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A blessing for the  home

A blessing for the home

It happened in those days that Jesus came from Nazareth of Galilee and was baptized in the Jordan by John. On coming up out of the water he saw the heavens break open and the Spirit, like a dove, descending upon him. And a voice came from the heavens, “You are my beloved Son: with you I am well pleased.” (Mark 1:9-11)

That beautiful passage taken from the Gospels appears on a framed art print we received as a wedding gift from my grandmother and uncle. It is a depiction of Jesus being baptized in the River Jordan by St. John the Baptist. The artist emphasizes water stylistically to remind us that it is not only life-giving physically, but also spiritually, as it was made holy by Jesus at his baptism. I am sure I will think of this image come June 24 when, almost six months after the Feast of the Baptism of our Lord, we mark the Feast of the Nativity of St. John the Baptist.

After living as a hermit in the desert for some time, John began his ministry of preaching when he was 30. He attracted large crowds along the banks of the River Jordan and baptized them with water as a call to repentance. He then proceeded to baptize Jesus, as we’ve learned from the scriptures.

Certainly water’s symbolic and physical importance appear elsewhere in our faith (Moses striking the rock, the lancing of Christ’s side, etc.). But whenever I think of holy water and baptism, somehow St. John always comes to mind first. And, for that reason, I have decided to make something with my kids to teach them some about this great saint.

I have seen other Catholic homes place holy water fonts outside of doors in their houses. They can be purchased at a Catholic supply store, but you will pay a hefty price for a really nice one. So why not make one? The instructions are at right and getting the holy water is pretty simple. Take a flask or small container to your church and retrieve some from the urn marked “Holy Water” (or a baptismal font) near the entrance. If we can be diligent enough to keep the font filled with holy water, it gives us the chance to bless ourselves and receive as many graces as we can inside our own house. It also can remind us of our own baptism and how we can rededicate our life to God.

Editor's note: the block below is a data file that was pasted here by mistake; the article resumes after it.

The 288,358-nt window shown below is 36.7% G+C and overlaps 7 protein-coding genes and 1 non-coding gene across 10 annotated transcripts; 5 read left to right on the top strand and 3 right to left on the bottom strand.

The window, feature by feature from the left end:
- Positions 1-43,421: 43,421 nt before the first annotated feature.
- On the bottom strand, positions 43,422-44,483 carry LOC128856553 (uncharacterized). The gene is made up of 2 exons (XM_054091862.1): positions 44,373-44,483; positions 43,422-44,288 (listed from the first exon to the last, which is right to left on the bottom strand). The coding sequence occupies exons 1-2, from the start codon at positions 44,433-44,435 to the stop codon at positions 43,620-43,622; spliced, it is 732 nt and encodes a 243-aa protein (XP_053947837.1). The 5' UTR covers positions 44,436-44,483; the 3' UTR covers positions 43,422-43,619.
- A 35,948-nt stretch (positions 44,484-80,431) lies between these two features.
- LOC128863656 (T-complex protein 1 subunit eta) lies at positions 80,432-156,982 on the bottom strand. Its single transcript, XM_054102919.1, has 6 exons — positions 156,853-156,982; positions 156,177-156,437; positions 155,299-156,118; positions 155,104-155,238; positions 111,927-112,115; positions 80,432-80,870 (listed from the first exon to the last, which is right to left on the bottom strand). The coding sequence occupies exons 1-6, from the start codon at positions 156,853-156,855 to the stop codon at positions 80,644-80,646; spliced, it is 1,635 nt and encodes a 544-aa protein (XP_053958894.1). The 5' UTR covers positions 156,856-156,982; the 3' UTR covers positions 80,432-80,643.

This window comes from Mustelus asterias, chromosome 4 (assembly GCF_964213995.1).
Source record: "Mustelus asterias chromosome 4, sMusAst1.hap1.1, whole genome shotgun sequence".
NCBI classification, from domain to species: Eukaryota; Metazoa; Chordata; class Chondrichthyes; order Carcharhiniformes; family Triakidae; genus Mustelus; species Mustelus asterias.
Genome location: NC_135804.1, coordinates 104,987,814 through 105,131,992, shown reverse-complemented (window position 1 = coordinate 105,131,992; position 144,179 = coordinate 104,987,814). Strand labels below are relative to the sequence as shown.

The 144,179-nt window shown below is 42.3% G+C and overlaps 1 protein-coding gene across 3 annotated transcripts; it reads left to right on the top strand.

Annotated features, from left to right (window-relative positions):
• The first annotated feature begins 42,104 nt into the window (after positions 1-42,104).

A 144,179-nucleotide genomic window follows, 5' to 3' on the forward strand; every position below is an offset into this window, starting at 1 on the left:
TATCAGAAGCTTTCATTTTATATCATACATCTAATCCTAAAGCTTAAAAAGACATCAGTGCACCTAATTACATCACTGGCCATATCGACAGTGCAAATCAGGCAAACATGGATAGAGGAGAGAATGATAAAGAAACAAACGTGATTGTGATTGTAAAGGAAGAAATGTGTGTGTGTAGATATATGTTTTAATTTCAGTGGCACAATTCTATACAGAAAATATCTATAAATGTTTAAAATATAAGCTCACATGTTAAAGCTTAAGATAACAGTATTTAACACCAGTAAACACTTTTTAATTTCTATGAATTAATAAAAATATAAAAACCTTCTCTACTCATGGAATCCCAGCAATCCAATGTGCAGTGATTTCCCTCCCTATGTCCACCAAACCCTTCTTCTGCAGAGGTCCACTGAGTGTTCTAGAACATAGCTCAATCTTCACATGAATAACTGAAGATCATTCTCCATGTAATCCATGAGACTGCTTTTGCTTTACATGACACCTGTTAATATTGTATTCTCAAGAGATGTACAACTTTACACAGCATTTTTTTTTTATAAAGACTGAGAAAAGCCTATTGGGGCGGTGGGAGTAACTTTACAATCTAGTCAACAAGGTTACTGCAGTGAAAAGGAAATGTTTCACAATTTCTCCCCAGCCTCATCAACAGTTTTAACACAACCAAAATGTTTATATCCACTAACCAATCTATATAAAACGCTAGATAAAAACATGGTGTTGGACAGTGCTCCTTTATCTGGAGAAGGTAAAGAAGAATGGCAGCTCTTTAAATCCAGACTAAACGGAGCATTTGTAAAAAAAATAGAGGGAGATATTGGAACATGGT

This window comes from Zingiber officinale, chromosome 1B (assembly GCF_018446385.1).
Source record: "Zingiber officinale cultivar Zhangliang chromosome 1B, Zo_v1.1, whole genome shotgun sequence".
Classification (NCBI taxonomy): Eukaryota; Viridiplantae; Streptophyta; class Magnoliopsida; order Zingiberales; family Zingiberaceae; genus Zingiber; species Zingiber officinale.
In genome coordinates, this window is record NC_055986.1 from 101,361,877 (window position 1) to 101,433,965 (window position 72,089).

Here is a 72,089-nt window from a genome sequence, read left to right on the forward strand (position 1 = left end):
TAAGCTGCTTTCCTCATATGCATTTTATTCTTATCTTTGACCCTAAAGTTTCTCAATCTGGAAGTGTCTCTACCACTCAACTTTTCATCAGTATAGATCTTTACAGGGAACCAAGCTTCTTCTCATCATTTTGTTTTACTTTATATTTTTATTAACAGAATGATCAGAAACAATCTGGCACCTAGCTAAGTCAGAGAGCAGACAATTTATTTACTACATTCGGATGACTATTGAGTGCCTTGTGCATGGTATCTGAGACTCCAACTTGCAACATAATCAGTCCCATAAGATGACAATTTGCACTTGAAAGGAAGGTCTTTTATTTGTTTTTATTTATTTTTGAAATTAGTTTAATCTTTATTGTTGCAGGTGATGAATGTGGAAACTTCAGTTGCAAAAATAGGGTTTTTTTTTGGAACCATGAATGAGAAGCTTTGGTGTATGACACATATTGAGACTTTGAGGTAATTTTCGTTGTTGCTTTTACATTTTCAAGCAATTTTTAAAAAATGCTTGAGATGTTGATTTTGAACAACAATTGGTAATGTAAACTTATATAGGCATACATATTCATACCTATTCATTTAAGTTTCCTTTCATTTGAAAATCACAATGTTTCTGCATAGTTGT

Holy water font

For this project, you will need:

  • Small, unfinished wood tray or mosaic frame (found in the wood craft section of any arts and crafts chain)
  • Unfinished wood cross
  • Small, lightweight glass votive or tea light holder (for vessel)
  • Acrylic craft paint
  • Scrapbook paper for decorating
  • Any printed religious imagery
  • Scissors or craft knife
  • Glue stick
  • Polyurethane or clear acrylic spray
  • Metal/jewelry/hobby cement or epoxy
  • Picture hanging hardware

Paint the edges of the wood tray and let dry. Paint and decorate the wood cross and set aside. Trim and apply the scrapbook paper background on the inside of the tray (using glue stick). Using the cement/epoxy, affix the cross toward the top of the inside of the tray (leaving enough room for the votive/tea light holder at the base). Spray the entire decorated wood tray with polyurethane to add some sheen and protection. Let dry for 20-30 minutes. Apply the cement/epoxy to the back and bottom edge of votive/tea light holder and adhere to the bottom of the finished tray (as shown). Allow project to completely dry (before hanging on wall). Affix picture hanging hardware of choice on back of tray (toward the top) and hang near a doorway. You may wish to adhere a few glue dots or a tacky mounting strip on the back, so font doesn’t move on the wall.